Learning From Others’ Mistakes
By understanding customers’ previous bad experiences, you can build positive long-lasting relationships.
Read the results of any ‘least trusted profession’ poll and mechanics usually make it to the top 10. Last time I checked, we were up there with lawyers, telemarketers, and realtors. Clearly there are a lot of people getting treated the wrong way for us to make the list. The good news is that you can readily stand out and change your client’s negative experiences.
Have you heard this before? A woman says that she feels taken advantage of by her mechanic because she’s a woman and doesn’t know anything about cars. What she doesn’t see is that a dishonest technician will take advantage of men who know just as little. It’s a question of that technician’s integrity and honesty. When we talk about that reality with our female clients, they are less defensive because they understand it’s not a problem with them, it’s an issue with that dishonest technician. And because the problem lies with a dishonest technician, the solution is for them to find an honest shop, which means there’s an opportunity for you to build a relationship with these clients. I point to our online testimonials and say, “I can understand why you’re looking for another shop, and our clients have had a great experience with us. Try us out and see how you feel about our service.”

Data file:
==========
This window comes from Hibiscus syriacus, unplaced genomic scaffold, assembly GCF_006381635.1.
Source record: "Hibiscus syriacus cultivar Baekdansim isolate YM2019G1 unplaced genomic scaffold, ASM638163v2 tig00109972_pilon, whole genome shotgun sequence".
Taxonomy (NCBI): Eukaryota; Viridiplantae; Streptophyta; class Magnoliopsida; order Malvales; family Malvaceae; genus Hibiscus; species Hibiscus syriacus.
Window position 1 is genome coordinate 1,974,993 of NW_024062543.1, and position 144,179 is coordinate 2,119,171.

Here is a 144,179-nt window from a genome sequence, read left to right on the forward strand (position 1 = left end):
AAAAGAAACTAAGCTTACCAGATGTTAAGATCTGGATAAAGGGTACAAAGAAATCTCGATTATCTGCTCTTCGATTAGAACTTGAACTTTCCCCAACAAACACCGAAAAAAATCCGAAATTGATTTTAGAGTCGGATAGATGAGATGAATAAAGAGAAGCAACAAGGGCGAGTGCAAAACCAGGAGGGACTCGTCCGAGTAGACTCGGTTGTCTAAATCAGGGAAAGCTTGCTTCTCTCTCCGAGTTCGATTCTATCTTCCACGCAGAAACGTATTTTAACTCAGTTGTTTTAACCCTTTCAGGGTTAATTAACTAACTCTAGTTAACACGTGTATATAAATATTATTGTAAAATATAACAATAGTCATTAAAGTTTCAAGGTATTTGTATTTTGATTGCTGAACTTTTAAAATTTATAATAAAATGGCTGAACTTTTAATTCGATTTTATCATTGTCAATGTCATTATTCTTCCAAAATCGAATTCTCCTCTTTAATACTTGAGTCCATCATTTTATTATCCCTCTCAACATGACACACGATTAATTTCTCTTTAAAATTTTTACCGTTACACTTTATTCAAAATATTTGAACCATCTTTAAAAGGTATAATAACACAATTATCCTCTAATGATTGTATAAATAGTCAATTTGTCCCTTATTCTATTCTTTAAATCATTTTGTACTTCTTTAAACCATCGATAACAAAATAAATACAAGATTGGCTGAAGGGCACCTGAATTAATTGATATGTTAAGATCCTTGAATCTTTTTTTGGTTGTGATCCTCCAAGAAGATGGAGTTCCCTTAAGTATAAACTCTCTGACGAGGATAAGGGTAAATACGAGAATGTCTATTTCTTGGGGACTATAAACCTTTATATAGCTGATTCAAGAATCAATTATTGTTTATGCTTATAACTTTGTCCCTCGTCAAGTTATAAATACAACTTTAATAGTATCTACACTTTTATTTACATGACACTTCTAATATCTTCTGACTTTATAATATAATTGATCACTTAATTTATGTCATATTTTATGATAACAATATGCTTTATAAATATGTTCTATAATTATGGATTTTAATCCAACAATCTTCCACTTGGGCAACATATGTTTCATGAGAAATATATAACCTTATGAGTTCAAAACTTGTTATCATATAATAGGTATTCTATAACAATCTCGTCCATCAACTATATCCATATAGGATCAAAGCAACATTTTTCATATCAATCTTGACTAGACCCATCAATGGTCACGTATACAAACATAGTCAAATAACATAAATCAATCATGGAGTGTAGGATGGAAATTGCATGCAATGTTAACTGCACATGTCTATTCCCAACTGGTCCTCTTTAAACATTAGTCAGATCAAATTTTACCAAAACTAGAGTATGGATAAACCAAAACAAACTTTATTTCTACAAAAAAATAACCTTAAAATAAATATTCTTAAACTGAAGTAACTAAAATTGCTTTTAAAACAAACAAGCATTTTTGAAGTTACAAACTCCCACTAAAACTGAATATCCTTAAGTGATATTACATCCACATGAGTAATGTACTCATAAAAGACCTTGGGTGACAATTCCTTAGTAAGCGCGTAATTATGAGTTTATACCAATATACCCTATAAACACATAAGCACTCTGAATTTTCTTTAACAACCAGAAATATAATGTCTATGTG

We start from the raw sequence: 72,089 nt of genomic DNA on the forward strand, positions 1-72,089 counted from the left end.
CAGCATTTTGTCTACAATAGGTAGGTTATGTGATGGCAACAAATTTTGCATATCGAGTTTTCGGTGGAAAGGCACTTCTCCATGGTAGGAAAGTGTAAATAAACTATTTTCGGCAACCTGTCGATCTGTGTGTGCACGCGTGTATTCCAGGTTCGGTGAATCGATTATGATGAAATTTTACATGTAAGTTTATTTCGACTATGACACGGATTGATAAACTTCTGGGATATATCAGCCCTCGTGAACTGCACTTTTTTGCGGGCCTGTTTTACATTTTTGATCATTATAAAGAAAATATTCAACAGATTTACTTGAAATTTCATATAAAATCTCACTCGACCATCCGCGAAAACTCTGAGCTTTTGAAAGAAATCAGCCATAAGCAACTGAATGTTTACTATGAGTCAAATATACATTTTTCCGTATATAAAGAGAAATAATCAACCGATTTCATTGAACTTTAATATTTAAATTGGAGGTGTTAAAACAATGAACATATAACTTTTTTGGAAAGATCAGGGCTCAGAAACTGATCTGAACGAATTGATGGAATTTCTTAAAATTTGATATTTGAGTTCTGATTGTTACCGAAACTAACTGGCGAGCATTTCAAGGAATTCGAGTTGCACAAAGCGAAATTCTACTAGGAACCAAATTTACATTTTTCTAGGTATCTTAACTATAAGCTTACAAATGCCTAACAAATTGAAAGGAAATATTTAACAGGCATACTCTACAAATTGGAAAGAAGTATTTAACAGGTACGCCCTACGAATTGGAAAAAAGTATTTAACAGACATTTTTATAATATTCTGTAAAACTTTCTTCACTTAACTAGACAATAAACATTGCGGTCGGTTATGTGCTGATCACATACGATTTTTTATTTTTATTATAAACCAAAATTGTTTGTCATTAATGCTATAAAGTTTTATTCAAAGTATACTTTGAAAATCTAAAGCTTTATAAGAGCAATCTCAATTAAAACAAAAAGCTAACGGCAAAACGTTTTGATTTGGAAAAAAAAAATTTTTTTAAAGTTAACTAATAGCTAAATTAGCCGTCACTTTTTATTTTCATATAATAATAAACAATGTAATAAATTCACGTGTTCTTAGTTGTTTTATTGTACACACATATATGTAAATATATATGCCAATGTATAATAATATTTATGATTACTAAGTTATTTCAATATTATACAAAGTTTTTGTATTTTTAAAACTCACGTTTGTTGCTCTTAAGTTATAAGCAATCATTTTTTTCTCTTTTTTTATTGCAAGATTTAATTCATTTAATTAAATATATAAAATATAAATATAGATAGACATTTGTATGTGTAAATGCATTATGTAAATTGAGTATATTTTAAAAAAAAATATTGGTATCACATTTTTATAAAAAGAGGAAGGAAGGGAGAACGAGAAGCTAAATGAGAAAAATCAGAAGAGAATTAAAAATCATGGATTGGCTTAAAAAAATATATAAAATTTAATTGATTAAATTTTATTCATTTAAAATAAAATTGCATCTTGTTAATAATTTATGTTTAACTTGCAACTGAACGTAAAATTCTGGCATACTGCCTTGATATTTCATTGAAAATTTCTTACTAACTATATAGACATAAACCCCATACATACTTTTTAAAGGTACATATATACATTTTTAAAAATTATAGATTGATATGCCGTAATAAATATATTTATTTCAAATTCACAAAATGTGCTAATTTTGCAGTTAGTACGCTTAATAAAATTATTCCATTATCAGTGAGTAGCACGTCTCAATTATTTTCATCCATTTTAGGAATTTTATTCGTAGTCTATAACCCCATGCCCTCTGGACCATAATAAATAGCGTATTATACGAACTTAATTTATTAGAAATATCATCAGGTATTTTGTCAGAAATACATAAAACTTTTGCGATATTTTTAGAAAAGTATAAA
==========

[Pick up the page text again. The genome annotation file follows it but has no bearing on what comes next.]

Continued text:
New clients will often tell us about bad experiences at other shops, and there’s a lot of information we can use from that. For example, if I hear that they didn’t get their car back on time, I will be mindful to give them updates through the day about the status of their car. If they tell me they got a surprise repair bill, I remind them that the oil change includes an inspection and they can expect a call from me to go over the inspection report before we proceed with any repairs. If I hear that the job wasn’t done right the first time, I’ll go over our parts and labour warranty when I provide them with the estimate. Even if it’s perceived as small talk, are you intentional with the information given so you can “wow” them with your client service?
Encourage the Budget
Talk I’ve had women sheepishly tell me that they need to discuss the estimate with their husband, as if to say that they don’t want to make the decision alone. When I hear that, I reply very honestly that it’s a good thing! Auto repair is part of the family budget, and it should be an open discussion, especially if it’s going to be a big repair. Maybe they came from a shop that brushed clients off who said they wanted to hold off on repairs because they needed to talk to their spouse. Those shops might have been disappointed that they didn’t get the authorization right away, but that’s a very short-term way of thinking about client relationships. Let your clients know you understand that auto repair costs impact a family budget and they’ll see you as a partner in keeping their vehicles running smoothly. I’m the first to admit I’ve lost many clients over the years. Who knows, maybe one of your clients is a former one of mine. Let’s continue towards excellent client service and turn negative experiences around for our clients as well as our shops!